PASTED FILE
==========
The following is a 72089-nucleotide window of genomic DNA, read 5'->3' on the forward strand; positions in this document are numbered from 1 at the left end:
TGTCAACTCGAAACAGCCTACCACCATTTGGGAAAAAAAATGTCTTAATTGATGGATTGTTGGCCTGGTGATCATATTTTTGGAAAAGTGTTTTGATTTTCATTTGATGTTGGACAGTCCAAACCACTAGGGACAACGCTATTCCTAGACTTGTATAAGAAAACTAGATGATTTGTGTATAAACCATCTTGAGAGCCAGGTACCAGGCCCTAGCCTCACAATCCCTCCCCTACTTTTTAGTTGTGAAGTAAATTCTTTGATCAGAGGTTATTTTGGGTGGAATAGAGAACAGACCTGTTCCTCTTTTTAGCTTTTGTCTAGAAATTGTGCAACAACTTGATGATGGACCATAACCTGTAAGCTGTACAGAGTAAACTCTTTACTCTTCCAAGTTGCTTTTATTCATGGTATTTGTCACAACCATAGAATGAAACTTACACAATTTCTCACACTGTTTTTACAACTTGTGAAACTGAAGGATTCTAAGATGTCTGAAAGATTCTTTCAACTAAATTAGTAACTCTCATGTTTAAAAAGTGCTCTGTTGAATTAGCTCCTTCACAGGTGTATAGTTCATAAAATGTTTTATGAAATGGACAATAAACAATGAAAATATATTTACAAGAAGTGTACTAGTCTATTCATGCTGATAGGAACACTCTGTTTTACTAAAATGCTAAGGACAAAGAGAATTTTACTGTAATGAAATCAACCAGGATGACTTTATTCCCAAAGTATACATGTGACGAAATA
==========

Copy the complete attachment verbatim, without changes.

The following is a 72089-nucleotide window of genomic DNA, read 5'->3' on the forward strand; positions in this document are numbered from 1 at the left end:
TGTCAACTCGAAACAGCCTACCACCATTTGGGAAAAAAAATGTCTTAATTGATGGATTGTTGGCCTGGTGATCATATTTTTGGAAAAGTGTTTTGATTTTCATTTGATGTTGGACAGTCCAAACCACTAGGGACAACGCTATTCCTAGACTTGTATAAGAAAACTAGATGATTTGTGTATAAACCATCTTGAGAGCCAGGTACCAGGCCCTAGCCTCACAATCCCTCCCCTACTTTTTAGTTGTGAAGTAAATTCTTTGATCAGAGGTTATTTTGGGTGGAATAGAGAACAGACCTGTTCCTCTTTTTAGCTTTTGTCTAGAAATTGTGCAACAACTTGATGATGGACCATAACCTGTAAGCTGTACAGAGTAAACTCTTTACTCTTCCAAGTTGCTTTTATTCATGGTATTTGTCACAACCATAGAATGAAACTTACACAATTTCTCACACTGTTTTTACAACTTGTGAAACTGAAGGATTCTAAGATGTCTGAAAGATTCTTTCAACTAAATTAGTAACTCTCATGTTTAAAAAGTGCTCTGTTGAATTAGCTCCTTCACAGGTGTATAGTTCATAAAATGTTTTATGAAATGGACAATAAACAATGAAAATATATTTACAAGAAGTGTACTAGTCTATTCATGCTGATAGGAACACTCTGTTTTACTAAAATGCTAAGGACAAAGAGAATTTTACTGTAATGAAATCAACCAGGATGACTTTATTCCCAAAGTATACATGTGACGAAATA